- Residential Market
- Light Commercial Market
- Commercial Market
- Indoor Air Quality
- Components & Accessories
- Residential Controls
- Commercial Controls
- Testing, Monitoring, Tools
- Services, Apps & Software
- Standards & Legislation
- EXTRA EDITION
Gasiewicz said that it is important that all groups “work together for profitable growth all across the channel.” He added, “It is important for each of us to know what we mean to the HVACR industry.”
The overall theme of the meeting included a new spirit of communication from manufacturers through distributors and to dealer-contractors. ICP opened up the meeting to both their dealer-contractors and the trade press.
Halsey Cook, ICP president of North America Residential, told meeting attendees that “We have an opportunity to grow, and it will require change.”
Inside ICPCook also talked about some of the promises ICP is making to its distributors and contractor-dealers:
Lee Prindle, general manager, Western Division Sales, talked about ICP commercial products. “The commercial package line has been changing, and we are constantly testing, reviewing, and improving product design,” he said.
“ICP makes a very viable commercial product. We fit the market.”
ICP is also big in Canada, noted Steve da Silva, general manager, Canadian Distribution. “The 90-plus furnaces are critical to our success in Canada,” he said. “The oil furnace line is very big in Canada, too. In 2002, we introduced four new oil furnace models.”
Future GrowthCook said that the A/C industry will outperform the overall economy, citing the robust new construction market and low interest rates.
“Our industry was up last year about 5 percent, which was driven by new construction and a hot summer,” he said. “Large commercial was a nightmare, and it brought us down to a flat-ish level.”
He gave reasons why new construction will continue to be strong in the immediate future.
“Immigration is a key with the influx of people into our country in the 80s and 90s,” Cook explained. “Immigrants form 1.1 million new households each year.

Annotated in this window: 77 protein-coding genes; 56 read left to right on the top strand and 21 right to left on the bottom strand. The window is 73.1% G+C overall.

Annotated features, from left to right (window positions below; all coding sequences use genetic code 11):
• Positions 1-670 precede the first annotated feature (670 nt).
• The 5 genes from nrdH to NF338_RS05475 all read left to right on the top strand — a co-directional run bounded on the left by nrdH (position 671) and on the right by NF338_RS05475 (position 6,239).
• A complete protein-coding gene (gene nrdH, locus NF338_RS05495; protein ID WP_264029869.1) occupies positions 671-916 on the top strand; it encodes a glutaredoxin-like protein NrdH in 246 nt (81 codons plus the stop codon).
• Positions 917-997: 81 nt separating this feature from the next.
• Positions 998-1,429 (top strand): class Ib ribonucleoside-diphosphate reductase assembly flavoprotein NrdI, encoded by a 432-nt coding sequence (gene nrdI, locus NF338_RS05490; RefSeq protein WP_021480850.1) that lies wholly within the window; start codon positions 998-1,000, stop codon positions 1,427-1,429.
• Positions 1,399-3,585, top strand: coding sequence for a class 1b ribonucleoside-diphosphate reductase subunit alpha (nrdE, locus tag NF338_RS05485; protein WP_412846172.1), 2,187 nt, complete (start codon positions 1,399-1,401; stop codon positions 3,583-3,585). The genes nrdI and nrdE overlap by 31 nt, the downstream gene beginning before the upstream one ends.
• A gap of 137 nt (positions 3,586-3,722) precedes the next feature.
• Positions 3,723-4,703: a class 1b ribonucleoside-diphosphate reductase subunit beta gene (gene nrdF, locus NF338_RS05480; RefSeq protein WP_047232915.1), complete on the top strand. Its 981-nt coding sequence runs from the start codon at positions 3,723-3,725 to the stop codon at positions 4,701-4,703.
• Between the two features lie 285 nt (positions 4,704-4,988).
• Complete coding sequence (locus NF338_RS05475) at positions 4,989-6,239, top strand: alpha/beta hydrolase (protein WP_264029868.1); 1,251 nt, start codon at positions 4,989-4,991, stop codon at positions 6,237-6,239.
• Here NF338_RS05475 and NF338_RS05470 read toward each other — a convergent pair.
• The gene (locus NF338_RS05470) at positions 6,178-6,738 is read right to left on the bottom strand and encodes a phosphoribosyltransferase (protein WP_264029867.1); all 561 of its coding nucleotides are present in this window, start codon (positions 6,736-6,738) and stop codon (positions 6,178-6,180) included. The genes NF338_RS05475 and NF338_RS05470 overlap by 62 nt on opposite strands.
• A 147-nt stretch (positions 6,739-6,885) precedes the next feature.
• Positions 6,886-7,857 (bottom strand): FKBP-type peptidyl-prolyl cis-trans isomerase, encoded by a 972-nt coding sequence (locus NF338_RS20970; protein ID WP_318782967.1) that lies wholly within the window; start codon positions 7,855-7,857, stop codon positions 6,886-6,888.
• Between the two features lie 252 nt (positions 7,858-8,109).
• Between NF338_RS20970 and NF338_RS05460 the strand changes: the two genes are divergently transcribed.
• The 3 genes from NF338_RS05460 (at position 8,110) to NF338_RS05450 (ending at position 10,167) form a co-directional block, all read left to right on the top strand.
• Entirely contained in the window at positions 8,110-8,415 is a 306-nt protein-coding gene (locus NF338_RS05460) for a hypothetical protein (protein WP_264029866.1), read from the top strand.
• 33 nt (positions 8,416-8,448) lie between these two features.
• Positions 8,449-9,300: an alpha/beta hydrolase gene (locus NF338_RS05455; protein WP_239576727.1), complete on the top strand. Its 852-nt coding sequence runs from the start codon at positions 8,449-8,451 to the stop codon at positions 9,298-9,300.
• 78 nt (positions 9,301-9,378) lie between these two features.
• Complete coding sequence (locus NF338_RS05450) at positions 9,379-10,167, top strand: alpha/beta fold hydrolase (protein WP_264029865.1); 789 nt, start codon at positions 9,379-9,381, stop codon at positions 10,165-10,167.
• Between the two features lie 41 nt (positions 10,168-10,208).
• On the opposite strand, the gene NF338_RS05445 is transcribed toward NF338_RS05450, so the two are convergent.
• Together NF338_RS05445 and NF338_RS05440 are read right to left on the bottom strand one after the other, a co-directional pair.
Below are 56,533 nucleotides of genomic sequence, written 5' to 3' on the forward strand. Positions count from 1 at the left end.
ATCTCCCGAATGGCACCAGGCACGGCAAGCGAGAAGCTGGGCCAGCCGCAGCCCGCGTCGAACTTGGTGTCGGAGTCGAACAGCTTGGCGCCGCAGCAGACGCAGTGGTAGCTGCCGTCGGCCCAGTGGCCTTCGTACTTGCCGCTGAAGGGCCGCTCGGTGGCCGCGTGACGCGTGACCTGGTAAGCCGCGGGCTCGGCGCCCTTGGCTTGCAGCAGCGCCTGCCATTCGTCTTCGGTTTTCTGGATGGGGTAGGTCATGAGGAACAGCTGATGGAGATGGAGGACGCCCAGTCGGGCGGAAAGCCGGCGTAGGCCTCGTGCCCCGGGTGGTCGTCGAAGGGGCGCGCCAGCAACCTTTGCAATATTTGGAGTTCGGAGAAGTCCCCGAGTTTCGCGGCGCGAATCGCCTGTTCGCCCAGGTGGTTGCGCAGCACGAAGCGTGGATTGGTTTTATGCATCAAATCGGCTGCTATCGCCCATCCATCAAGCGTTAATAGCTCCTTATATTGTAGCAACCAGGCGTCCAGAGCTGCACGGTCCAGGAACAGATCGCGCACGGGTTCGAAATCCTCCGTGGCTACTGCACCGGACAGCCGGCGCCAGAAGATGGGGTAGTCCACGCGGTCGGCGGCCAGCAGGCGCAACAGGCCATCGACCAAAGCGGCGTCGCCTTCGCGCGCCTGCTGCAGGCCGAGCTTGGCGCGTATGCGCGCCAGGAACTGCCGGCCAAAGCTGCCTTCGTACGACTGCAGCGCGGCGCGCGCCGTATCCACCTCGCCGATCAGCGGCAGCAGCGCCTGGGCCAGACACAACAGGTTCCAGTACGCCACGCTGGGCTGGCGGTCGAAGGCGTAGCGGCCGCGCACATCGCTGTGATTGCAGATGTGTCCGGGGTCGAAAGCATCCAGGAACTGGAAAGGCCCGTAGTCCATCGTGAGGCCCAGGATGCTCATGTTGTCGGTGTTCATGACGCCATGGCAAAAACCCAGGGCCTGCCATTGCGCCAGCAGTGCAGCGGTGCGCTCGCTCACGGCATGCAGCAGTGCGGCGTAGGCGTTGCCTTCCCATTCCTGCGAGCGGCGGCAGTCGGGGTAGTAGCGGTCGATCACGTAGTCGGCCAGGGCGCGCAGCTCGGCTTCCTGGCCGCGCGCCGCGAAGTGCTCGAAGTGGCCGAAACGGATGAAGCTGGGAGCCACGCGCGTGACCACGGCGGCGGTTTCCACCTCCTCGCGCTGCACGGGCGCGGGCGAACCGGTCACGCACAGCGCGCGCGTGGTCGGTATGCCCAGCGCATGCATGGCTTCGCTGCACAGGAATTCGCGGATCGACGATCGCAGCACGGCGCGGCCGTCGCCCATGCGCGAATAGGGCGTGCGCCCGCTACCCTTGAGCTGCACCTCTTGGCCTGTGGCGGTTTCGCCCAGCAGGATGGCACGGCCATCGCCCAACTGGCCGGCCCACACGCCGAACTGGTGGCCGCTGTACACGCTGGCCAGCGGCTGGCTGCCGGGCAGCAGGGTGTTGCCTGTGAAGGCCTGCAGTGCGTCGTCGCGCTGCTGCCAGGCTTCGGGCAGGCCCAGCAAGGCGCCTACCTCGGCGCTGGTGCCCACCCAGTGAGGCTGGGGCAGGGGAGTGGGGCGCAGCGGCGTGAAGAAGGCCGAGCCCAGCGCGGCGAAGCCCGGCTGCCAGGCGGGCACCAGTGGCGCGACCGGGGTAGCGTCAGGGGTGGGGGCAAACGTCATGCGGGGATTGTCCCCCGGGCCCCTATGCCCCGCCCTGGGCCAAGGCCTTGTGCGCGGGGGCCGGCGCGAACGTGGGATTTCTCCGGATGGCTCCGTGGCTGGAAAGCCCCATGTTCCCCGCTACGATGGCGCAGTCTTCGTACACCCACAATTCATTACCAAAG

“Overall ownership rates have risen to 68 percent and will be 72 percent by the end of the decade, crowding out the rental market.”
Cook added that IAQ has become very important, saying that “People are getting emotionally involved in the cleanliness of the home. Our industry will be squarely in the middle of the health and biotech age. Indoor air quality matters.”
Cook said that the replacement market continues to grow by leaps and bounds, now accounting for $8 billion annual sales. “Add-on and replacement sales are growing twice as fast as new construction,” he said. “Federally mandated changes in refrigerants will put rocket boosters on this [replacement] trend. I don’t think this is a bubble. The dynamic forces will be operative for the next 10 years.”
Current TrendsDan Burdette, product manager, Cooling Products, talked about some of the current HVACR market trends. He discussed a growing interest in alternative refrigerants, improved customer comfort, and improved system performance. He also talked about the importance of IAQ.
“IAQ is often worse than outdoor air because of the man-made materials in new construction,” he said.
Burdette noted that ICP made the decision to gradually phase out R-22 products — but not eliminate them — while phasing in the more ecologically friendly R-410A products.
Lisa Townley, senior manager of marketing, told attendees about ICP’s response to new marketing trends. She said that ICP’s marketing plans are driven by customer feedback.
“Our consumer marketing support is built around our dealer-contractors,” she said. “Our marketing efforts are driven by you folks. We have changed out 85 percent of our marketing tools” thanks to feedback.
Cook assured meeting attendees that ICP will remain strong and competitive. “There are going to be more brands entering the marketplace, including foreign competition,” he said. “We are going to partner with you to ensure that we are competitive in all areas of the market.”
Publication date: 05/26/2003